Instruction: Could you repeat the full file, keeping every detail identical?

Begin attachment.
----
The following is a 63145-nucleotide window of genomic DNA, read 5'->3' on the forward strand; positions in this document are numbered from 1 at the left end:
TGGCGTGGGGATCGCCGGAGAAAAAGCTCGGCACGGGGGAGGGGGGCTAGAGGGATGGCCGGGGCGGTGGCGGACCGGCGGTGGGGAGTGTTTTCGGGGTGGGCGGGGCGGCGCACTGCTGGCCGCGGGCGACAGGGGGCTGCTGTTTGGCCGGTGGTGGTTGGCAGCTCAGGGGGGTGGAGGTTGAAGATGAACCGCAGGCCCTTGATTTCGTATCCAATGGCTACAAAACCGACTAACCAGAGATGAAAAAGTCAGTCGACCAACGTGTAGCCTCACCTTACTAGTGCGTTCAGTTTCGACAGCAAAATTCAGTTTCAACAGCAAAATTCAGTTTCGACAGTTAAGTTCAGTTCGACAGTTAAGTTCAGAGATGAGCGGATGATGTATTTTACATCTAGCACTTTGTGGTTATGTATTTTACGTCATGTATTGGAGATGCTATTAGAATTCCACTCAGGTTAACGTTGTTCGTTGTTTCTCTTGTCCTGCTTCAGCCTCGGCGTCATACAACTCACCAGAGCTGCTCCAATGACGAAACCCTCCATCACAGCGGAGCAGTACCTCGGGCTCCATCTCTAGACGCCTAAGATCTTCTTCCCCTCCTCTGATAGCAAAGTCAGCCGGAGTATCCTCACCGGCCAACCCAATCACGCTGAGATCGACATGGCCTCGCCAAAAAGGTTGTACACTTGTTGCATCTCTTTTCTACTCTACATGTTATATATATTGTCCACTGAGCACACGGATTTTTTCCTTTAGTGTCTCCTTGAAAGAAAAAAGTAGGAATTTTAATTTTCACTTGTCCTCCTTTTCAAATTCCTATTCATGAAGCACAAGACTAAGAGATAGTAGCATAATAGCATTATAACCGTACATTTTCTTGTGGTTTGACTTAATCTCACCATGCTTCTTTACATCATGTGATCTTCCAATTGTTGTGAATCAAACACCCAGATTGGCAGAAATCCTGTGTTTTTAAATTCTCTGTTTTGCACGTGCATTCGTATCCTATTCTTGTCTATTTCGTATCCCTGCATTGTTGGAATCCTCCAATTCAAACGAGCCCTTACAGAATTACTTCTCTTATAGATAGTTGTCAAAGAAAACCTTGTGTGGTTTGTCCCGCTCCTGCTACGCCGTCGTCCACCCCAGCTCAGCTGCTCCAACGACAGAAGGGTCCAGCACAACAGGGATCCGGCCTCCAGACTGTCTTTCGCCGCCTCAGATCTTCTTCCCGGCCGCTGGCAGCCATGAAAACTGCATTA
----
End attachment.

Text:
The following is a 63145-nucleotide window of genomic DNA, read 5'->3' on the forward strand; positions in this document are numbered from 1 at the left end:
TGGCGTGGGGATCGCCGGAGAAAAAGCTCGGCACGGGGGAGGGGGGCTAGAGGGATGGCCGGGGCGGTGGCGGACCGGCGGTGGGGAGTGTTTTCGGGGTGGGCGGGGCGGCGCACTGCTGGCCGCGGGCGACAGGGGGCTGCTGTTTGGCCGGTGGTGGTTGGCAGCTCAGGGGGGTGGAGGTTGAAGATGAACCGCAGGCCCTTGATTTCGTATCCAATGGCTACAAAACCGACTAACCAGAGATGAAAAAGTCAGTCGACCAACGTGTAGCCTCACCTTACTAGTGCGTTCAGTTTCGACAGCAAAATTCAGTTTCAACAGCAAAATTCAGTTTCGACAGTTAAGTTCAGTTCGACAGTTAAGTTCAGAGATGAGCGGATGATGTATTTTACATCTAGCACTTTGTGGTTATGTATTTTACGTCATGTATTGGAGATGCTATTAGAATTCCACTCAGGTTAACGTTGTTCGTTGTTTCTCTTGTCCTGCTTCAGCCTCGGCGTCATACAACTCACCAGAGCTGCTCCAATGACGAAACCCTCCATCACAGCGGAGCAGTACCTCGGGCTCCATCTCTAGACGCCTAAGATCTTCTTCCCCTCCTCTGATAGCAAAGTCAGCCGGAGTATCCTCACCGGCCAACCCAATCACGCTGAGATCGACATGGCCTCGCCAAAAAGGTTGTACACTTGTTGCATCTCTTTTCTACTCTACATGTTATATATATTGTCCACTGAGCACACGGATTTTTTCCTTTAGTGTCTCCTTGAAAGAAAAAAGTAGGAATTTTAATTTTCACTTGTCCTCCTTTTCAAATTCCTATTCATGAAGCACAAGACTAAGAGATAGTAGCATAATAGCATTATAACCGTACATTTTCTTGTGGTTTGACTTAATCTCACCATGCTTCTTTACATCATGTGATCTTCCAATTGTTGTGAATCAAACACCCAGATTGGCAGAAATCCTGTGTTTTTAAATTCTCTGTTTTGCACGTGCATTCGTATCCTATTCTTGTCTATTTCGTATCCCTGCATTGTTGGAATCCTCCAATTCAAACGAGCCCTTACAGAATTACTTCTCTTATAGATAGTTGTCAAAGAAAACCTTGTGTGGTTTGTCCCGCTCCTGCTACGCCGTCGTCCACCCCAGCTCAGCTGCTCCAACGACAGAAGGGTCCAGCACAACAGGGATCCGGCCTCCAGACTGTCTTTCGCCGCCTCAGATCTTCTTCCCGGCCGCTGGCAGCCATGAAAACTGCATTA